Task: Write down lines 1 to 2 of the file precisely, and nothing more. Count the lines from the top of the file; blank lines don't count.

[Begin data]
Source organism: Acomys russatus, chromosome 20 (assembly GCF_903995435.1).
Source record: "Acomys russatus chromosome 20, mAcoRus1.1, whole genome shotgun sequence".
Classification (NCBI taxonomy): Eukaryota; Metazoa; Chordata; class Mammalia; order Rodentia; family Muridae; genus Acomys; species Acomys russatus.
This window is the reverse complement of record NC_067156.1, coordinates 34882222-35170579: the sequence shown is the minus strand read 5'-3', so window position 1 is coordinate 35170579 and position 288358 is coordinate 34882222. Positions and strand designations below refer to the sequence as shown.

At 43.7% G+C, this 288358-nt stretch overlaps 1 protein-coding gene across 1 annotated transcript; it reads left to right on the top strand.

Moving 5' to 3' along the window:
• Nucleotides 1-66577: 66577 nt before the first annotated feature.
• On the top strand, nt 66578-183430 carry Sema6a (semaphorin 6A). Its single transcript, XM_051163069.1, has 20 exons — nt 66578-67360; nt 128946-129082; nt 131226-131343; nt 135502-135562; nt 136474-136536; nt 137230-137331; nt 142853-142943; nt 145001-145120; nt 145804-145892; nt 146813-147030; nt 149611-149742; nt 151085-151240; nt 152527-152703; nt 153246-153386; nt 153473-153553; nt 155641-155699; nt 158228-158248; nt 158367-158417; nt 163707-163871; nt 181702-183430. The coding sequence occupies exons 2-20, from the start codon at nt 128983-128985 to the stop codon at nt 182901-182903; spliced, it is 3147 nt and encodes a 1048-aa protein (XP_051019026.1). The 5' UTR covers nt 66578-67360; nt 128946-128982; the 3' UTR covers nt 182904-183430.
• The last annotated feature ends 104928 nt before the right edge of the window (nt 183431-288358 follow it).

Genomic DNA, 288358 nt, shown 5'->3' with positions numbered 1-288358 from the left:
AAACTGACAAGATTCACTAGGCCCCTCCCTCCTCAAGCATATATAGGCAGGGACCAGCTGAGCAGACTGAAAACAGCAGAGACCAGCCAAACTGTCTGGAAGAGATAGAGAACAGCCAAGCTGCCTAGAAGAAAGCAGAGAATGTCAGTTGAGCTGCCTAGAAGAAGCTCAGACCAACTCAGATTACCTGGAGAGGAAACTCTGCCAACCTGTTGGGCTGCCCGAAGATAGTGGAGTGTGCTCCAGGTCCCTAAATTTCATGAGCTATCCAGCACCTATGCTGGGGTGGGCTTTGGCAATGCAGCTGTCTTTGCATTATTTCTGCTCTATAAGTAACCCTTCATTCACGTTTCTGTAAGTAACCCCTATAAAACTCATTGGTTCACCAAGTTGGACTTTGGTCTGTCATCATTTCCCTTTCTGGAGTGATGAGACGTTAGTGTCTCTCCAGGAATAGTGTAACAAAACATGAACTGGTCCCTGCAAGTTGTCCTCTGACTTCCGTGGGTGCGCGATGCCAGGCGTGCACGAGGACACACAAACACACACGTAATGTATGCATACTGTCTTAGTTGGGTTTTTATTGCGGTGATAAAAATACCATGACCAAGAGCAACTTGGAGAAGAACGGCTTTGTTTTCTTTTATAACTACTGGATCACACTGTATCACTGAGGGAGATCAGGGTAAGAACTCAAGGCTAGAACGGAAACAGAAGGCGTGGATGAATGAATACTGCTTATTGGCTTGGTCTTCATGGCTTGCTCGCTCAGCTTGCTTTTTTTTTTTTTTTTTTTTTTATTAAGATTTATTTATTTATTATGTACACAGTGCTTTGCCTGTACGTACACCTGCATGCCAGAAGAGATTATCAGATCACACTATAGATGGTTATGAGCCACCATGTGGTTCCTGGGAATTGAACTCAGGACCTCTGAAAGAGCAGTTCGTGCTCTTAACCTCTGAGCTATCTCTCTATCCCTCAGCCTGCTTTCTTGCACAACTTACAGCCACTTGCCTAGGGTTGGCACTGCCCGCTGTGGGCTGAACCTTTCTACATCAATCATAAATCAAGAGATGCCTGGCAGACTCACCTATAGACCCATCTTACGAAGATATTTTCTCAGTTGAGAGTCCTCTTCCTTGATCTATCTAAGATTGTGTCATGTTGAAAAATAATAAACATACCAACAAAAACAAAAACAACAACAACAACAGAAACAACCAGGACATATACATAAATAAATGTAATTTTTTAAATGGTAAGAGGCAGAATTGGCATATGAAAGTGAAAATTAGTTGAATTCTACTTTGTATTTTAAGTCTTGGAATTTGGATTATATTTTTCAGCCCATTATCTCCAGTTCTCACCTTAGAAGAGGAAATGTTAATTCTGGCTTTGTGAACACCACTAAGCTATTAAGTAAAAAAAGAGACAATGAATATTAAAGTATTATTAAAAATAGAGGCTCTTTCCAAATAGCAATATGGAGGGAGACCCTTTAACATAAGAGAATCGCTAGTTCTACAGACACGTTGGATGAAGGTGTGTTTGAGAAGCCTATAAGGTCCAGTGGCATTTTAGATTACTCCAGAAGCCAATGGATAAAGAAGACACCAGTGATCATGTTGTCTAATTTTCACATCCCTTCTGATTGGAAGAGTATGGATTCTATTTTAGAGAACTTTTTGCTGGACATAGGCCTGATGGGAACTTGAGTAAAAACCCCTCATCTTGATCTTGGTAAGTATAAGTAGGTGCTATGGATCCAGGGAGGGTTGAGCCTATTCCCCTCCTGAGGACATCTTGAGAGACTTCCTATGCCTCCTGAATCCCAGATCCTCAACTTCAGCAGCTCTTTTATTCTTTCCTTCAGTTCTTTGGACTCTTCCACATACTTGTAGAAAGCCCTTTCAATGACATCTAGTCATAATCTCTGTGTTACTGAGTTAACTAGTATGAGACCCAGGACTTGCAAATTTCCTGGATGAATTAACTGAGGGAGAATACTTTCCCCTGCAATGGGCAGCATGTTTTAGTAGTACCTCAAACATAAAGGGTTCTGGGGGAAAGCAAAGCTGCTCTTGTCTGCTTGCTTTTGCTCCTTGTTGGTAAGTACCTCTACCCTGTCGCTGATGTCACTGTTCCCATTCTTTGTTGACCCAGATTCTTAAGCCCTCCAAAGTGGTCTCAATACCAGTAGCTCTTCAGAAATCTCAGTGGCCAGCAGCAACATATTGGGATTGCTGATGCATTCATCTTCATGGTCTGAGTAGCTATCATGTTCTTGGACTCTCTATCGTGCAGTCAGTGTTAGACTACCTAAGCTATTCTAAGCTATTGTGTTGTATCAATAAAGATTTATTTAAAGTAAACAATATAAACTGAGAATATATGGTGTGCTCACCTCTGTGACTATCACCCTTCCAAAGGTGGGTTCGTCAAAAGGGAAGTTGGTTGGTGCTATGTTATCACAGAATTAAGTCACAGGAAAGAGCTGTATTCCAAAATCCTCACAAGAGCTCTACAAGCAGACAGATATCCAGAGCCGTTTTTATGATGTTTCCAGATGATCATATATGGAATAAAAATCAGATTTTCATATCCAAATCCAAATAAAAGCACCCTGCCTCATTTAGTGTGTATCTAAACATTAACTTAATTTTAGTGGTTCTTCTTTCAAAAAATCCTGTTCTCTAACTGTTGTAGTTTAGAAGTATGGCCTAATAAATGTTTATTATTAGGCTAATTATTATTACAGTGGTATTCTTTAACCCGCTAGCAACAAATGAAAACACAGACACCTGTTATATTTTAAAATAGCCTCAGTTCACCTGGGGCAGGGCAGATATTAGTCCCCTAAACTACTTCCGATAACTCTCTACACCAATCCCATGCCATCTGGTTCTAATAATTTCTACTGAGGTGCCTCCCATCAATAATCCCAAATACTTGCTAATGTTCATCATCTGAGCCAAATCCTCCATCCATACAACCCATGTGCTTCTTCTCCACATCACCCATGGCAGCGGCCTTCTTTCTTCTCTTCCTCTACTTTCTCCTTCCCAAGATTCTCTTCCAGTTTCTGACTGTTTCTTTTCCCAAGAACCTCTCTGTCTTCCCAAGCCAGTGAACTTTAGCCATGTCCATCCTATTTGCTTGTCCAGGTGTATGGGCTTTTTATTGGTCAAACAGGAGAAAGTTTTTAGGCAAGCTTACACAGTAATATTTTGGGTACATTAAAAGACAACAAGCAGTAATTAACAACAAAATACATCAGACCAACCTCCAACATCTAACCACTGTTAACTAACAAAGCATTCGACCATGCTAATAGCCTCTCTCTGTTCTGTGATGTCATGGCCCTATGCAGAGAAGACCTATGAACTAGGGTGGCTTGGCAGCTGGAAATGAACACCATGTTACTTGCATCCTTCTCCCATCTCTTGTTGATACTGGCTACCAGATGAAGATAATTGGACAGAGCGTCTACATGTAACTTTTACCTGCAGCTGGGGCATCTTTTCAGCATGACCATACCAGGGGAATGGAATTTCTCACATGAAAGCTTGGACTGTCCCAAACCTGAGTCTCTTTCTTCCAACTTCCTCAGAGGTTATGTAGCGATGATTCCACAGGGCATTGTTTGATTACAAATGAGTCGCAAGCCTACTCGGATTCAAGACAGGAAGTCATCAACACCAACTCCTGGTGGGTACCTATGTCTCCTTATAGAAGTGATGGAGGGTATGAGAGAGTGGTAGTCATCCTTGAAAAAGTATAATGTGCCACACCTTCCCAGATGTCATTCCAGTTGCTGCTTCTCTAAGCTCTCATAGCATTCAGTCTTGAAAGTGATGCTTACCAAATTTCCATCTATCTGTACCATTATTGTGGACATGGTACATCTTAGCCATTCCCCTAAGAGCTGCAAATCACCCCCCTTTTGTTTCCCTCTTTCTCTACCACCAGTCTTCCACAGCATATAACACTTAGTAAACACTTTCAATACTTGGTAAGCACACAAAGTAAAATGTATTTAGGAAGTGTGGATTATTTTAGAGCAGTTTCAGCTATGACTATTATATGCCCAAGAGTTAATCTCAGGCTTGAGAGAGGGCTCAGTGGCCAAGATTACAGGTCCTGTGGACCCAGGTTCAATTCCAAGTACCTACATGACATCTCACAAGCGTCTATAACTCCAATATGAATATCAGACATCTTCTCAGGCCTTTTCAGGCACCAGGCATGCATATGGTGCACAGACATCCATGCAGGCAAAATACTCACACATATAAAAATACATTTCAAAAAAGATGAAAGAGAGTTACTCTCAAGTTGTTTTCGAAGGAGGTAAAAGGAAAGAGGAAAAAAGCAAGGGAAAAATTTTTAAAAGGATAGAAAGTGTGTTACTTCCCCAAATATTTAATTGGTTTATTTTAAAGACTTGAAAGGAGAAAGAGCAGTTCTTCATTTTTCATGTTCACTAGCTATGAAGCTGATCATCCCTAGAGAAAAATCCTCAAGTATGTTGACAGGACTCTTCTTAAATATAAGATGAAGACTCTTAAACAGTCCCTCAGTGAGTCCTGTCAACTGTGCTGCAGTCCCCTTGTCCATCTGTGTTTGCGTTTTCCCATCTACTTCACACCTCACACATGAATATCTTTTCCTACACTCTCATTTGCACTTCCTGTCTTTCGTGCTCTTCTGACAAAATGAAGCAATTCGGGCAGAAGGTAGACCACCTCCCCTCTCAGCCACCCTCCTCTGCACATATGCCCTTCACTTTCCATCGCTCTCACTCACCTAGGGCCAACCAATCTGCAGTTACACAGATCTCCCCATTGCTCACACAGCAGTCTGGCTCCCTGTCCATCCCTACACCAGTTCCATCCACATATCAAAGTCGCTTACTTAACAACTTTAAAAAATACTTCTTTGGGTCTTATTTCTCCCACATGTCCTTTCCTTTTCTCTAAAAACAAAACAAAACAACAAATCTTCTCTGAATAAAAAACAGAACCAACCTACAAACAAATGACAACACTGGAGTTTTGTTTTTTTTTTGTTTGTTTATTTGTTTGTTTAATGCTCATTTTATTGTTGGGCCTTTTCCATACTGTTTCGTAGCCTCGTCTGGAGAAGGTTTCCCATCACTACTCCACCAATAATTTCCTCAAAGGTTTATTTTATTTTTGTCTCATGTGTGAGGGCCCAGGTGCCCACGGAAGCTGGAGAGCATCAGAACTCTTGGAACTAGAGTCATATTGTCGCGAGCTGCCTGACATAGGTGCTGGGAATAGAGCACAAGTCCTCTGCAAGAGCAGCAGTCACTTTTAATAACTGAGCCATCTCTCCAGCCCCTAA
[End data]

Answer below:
Source organism: Acomys russatus, chromosome 20 (assembly GCF_903995435.1).
Source record: "Acomys russatus chromosome 20, mAcoRus1.1, whole genome shotgun sequence".